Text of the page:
Jukebox the Ghost – Safe Travels

Jukebox the Ghost - Safe Travels

Jukebox the Ghost – Safe Travels

Jukebox the Ghost has been putting out quality albums for the past few years (see especially the pretty amazing Everything Under the Sun), and this one is no exception. But whereas in their last album, JTG was content to be a slightly amped-up Ben Folds (heavy on the keyboards, frenetic pace), here they stretch out a little more, adding more electronica to their beats, and sometimes even slowing things down a bit.  There are definitely some songs here that aren’t your typical Ghost material.

The band stretches, but doesn’t break, because at the end of the day, this is pretty much a one man piano band, with Ben Thornewill seemingly doing all of the heavy-lifting (this seems especially evident at their lives show, which have gotten better and better). When the album starts to seem to flag (as in the plodding, dying “Dead”), we can count on another up-beat piano rock song to quickly come to the rescue.

Still, give the Ghost credit for mixing things up with, by nailing the first two songs that don’t fit into their ordinary, piano-y Folds mold. “Emily” is a perfect wail of a relationship song, and “Somebody” (the opening track) is an intense and high octane with an addictive beat. The rest of the album rarely hits as smooth a stride, although “Everybody Knows” comes pretty close with a near perfect chorus.  This is Death Cab for Cutie territory, and the band travels it well.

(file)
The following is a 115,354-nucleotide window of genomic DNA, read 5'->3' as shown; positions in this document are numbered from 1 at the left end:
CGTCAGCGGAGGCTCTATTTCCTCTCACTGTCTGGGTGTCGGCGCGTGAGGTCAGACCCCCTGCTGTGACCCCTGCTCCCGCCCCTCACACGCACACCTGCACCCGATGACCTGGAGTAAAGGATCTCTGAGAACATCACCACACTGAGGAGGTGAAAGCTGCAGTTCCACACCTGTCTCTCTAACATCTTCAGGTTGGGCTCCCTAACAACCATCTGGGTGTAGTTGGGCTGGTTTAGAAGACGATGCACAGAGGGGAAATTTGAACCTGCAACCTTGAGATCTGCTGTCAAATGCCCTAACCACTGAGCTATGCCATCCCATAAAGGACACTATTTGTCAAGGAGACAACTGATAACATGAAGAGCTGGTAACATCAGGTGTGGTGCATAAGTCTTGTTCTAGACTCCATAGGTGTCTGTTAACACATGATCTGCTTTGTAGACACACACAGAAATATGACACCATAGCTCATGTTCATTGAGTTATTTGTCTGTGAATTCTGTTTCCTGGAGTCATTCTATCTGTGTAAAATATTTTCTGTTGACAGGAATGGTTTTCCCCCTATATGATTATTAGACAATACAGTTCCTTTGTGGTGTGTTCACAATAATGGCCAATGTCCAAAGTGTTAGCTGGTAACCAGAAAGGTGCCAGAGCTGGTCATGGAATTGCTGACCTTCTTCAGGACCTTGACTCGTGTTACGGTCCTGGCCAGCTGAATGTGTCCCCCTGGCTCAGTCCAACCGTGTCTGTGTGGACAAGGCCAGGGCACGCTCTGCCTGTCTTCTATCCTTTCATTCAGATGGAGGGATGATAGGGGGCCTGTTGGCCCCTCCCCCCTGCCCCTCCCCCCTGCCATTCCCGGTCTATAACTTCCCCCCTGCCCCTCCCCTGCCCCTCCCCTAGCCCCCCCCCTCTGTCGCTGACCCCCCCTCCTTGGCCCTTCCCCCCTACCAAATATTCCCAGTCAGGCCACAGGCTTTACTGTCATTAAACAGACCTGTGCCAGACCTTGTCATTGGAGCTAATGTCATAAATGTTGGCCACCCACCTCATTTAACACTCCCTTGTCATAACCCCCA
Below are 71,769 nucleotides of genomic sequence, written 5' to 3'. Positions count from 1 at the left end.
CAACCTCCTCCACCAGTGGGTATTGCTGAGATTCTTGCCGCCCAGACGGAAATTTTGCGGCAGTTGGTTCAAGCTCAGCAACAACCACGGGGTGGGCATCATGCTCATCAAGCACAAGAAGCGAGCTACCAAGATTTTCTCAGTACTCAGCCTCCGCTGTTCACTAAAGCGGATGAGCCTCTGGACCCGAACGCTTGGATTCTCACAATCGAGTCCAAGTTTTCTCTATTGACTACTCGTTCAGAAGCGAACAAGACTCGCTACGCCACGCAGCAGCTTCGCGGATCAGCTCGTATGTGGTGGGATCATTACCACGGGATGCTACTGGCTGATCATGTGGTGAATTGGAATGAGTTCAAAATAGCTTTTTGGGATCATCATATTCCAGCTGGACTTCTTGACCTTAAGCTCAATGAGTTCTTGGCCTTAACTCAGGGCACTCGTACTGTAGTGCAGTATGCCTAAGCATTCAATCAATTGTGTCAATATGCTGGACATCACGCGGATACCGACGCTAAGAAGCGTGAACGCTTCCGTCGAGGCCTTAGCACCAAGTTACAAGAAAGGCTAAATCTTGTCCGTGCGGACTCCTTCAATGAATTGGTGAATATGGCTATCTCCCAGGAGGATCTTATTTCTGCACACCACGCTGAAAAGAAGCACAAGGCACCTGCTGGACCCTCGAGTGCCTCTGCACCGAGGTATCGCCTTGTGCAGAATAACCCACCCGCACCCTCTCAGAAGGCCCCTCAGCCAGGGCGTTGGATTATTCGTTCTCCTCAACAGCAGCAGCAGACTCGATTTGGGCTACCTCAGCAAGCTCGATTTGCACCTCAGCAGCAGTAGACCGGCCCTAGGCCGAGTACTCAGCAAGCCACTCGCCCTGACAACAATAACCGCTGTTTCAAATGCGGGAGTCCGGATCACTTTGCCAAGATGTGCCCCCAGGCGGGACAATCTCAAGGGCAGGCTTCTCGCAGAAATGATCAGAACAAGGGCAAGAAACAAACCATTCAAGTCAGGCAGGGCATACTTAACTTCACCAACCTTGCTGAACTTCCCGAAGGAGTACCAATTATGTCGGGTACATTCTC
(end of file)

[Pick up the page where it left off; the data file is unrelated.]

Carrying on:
As for the experiments on this album, they don’t always work. The less said about “Dead” (and I’ve already said too much), the better. The third song, “At Last,” starts quietly and with promise, but then builds way, way too fast, until we’re engulfed by horns. The pacing is all off.  One gets the feeling that if they held off a little more until the payoff, this would have been a much more satisfying song.

And I want to give the band props for the last song on the album, “Spiritual” — which sounds just like what it says it is — but this isn’t the style for them, even though they nearly pull it off. “Man in the Moon,” the rare song without heavy piano, is quiet and touching, but seems out of place with the other songs on the album.

So the obvious question is, what next for JTG? They seem to have hit their comfort zone with a certain style of song. Everything Under the Sun was full of them, and here there are echoes of that, as in “Adulthood.” Doing this well takes talent, and JTG is chock full of it. But can they move out of their comfort zone, and do it just as well? This is a transitional album, it seems: there are a lot of attempts here to do something new, not all of them successful. Still, it will be exciting to see what they transition to.